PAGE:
Glasgow-based sports ball producer Bala Sport was set up with initial funding from the Co-operative Glasgow Development Fund, and now hopes to raise £150,000 through its community share offer to develop the Fairtrade ball sector.
The community benefit society wants to expand the range of Bala Sport balls on offer and increase sales so it can consistently place orders with six Fairtrade-certified factories in Sialkot, in the Punjab region of Pakistan.
Sialkot produces over 70% of the world’s hand-stitched sports balls, but Fairtrade balls currently account for less than a quarter of 1% of the UK sports ball market, in contrast to the strong sales of other Fairtrade products such as coffee, tea, chocolate, sugar and bananas.
“Most people think it’s only farmed products that are Fairtrade, but labour in factories and hand-stitching centres can be certified too,” said Angus Coull, joint managing director of Bala.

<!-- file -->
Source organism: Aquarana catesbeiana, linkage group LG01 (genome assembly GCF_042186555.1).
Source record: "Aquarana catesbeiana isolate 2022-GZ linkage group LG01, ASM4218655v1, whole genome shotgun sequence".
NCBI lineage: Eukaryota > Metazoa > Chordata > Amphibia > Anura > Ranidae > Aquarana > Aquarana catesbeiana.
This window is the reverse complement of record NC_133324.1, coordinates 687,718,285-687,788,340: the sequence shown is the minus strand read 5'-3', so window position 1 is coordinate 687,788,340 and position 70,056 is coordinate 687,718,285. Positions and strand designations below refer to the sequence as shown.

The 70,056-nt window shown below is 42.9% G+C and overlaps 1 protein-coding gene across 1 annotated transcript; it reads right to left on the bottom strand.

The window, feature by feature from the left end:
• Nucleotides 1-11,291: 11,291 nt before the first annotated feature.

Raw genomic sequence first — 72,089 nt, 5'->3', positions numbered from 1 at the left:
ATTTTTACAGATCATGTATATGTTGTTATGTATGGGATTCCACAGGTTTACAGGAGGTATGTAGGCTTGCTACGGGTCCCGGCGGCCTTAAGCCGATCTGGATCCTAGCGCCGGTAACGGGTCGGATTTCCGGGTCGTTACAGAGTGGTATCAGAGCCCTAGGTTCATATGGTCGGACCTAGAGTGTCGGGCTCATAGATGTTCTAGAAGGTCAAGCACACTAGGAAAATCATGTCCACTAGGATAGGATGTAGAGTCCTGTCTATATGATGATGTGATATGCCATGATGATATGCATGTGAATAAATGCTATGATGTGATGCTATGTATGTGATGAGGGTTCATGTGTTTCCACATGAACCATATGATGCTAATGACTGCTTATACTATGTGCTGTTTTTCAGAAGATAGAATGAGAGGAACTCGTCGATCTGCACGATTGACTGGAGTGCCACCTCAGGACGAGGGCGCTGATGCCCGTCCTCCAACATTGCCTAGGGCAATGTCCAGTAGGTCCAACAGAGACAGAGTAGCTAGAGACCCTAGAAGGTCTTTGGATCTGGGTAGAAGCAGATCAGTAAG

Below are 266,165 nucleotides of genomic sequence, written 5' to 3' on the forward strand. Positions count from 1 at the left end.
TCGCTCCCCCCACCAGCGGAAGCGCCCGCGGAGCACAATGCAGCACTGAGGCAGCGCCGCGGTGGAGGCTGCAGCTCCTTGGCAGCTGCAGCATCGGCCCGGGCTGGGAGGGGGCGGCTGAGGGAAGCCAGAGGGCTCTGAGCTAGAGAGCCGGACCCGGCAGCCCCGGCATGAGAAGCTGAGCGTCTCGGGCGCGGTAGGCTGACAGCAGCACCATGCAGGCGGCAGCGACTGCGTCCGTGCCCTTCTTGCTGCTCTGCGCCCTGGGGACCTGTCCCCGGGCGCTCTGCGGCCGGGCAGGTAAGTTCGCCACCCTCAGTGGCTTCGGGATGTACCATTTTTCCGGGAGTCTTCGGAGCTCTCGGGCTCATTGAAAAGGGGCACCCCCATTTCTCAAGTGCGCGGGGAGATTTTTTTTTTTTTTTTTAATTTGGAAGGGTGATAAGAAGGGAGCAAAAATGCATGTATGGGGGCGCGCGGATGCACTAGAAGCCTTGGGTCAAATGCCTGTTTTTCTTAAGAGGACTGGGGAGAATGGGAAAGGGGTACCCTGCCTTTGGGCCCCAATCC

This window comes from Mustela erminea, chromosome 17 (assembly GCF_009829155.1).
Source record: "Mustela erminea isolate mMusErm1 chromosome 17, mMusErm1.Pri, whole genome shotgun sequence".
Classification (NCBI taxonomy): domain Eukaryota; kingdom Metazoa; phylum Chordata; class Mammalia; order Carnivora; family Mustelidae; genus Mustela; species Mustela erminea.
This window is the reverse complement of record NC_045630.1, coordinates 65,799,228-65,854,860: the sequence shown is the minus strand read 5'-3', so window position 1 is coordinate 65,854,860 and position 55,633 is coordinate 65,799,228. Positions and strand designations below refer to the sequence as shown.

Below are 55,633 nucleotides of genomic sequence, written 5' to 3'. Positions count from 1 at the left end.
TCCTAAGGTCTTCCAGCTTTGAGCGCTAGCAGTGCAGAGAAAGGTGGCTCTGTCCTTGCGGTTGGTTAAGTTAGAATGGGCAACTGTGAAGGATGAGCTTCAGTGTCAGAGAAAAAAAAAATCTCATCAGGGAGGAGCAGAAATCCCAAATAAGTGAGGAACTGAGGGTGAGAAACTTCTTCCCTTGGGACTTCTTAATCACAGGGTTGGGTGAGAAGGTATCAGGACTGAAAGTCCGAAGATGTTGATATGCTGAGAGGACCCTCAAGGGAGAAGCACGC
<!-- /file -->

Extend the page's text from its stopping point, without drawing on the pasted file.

“Fairtrade guarantees fair rates of pay and safe working conditions as well as an extra 10% cash premium which goes towards projects such as free healthcare, education, and even water purification plants for the use of whole communities, not just factory workers.”
Bala places a strong emphasis on democratic working systems. “Through Fairtrade, our workers are empowered to make decisions democratically, through a ‘joint body’, on what to invest the premium in,” added Mr Coull.
“We look forward to co-operating with our new member investors, such as the 1,100 pupils at Gleniffer High School in Paisley. It will be great to get the opinions of young people who actually use our products.”
As well as footballs, Bala Sport sells rugby balls and futsals, and plans to introduce a range of Fairtrade netballs and volleyballs in 2016.
The current community share offer has been extended to 31 July 2015. To find out more, visit www.crowdfunder.co.uk/fair-trade-sports-balls/